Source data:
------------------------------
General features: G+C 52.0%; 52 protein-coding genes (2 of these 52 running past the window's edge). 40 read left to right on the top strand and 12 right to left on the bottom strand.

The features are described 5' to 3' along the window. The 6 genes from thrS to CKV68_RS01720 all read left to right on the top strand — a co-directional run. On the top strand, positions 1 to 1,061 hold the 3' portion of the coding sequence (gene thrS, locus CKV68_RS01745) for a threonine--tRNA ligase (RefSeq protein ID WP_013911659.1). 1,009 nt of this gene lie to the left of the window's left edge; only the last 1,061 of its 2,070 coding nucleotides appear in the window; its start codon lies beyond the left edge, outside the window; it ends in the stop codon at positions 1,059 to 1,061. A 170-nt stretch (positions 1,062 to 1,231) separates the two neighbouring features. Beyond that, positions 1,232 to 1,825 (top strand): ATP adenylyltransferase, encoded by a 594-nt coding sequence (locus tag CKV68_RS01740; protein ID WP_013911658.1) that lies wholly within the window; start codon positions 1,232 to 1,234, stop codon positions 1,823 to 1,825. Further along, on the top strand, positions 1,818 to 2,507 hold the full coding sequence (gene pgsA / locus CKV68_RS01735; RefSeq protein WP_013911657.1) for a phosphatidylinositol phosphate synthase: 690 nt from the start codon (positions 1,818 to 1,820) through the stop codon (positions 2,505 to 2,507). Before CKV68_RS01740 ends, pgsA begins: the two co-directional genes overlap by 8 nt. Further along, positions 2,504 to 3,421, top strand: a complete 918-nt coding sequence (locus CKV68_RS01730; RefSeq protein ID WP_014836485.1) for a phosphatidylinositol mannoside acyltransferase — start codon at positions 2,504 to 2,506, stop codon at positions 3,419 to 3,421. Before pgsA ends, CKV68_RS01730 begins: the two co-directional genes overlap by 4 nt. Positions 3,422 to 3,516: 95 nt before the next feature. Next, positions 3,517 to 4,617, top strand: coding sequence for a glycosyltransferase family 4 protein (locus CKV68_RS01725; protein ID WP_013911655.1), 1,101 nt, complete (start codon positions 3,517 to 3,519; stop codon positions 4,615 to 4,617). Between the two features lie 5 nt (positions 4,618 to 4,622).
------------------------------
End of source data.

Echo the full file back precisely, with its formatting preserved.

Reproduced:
General features: G+C 52.0%; 52 protein-coding genes (2 of these 52 running past the window's edge). 40 read left to right on the top strand and 12 right to left on the bottom strand.

The features are described 5' to 3' along the window. The 6 genes from thrS to CKV68_RS01720 all read left to right on the top strand — a co-directional run. On the top strand, positions 1 to 1,061 hold the 3' portion of the coding sequence (gene thrS, locus CKV68_RS01745) for a threonine--tRNA ligase (RefSeq protein ID WP_013911659.1). 1,009 nt of this gene lie to the left of the window's left edge; only the last 1,061 of its 2,070 coding nucleotides appear in the window; its start codon lies beyond the left edge, outside the window; it ends in the stop codon at positions 1,059 to 1,061. A 170-nt stretch (positions 1,062 to 1,231) separates the two neighbouring features. Beyond that, positions 1,232 to 1,825 (top strand): ATP adenylyltransferase, encoded by a 594-nt coding sequence (locus tag CKV68_RS01740; protein ID WP_013911658.1) that lies wholly within the window; start codon positions 1,232 to 1,234, stop codon positions 1,823 to 1,825. Further along, on the top strand, positions 1,818 to 2,507 hold the full coding sequence (gene pgsA / locus CKV68_RS01735; RefSeq protein WP_013911657.1) for a phosphatidylinositol phosphate synthase: 690 nt from the start codon (positions 1,818 to 1,820) through the stop codon (positions 2,505 to 2,507). Before CKV68_RS01740 ends, pgsA begins: the two co-directional genes overlap by 8 nt. Further along, positions 2,504 to 3,421, top strand: a complete 918-nt coding sequence (locus CKV68_RS01730; RefSeq protein ID WP_014836485.1) for a phosphatidylinositol mannoside acyltransferase — start codon at positions 2,504 to 2,506, stop codon at positions 3,419 to 3,421. Before pgsA ends, CKV68_RS01730 begins: the two co-directional genes overlap by 4 nt. Positions 3,422 to 3,516: 95 nt before the next feature. Next, positions 3,517 to 4,617, top strand: coding sequence for a glycosyltransferase family 4 protein (locus CKV68_RS01725; protein ID WP_013911655.1), 1,101 nt, complete (start codon positions 3,517 to 3,519; stop codon positions 4,615 to 4,617). Between the two features lie 5 nt (positions 4,618 to 4,622).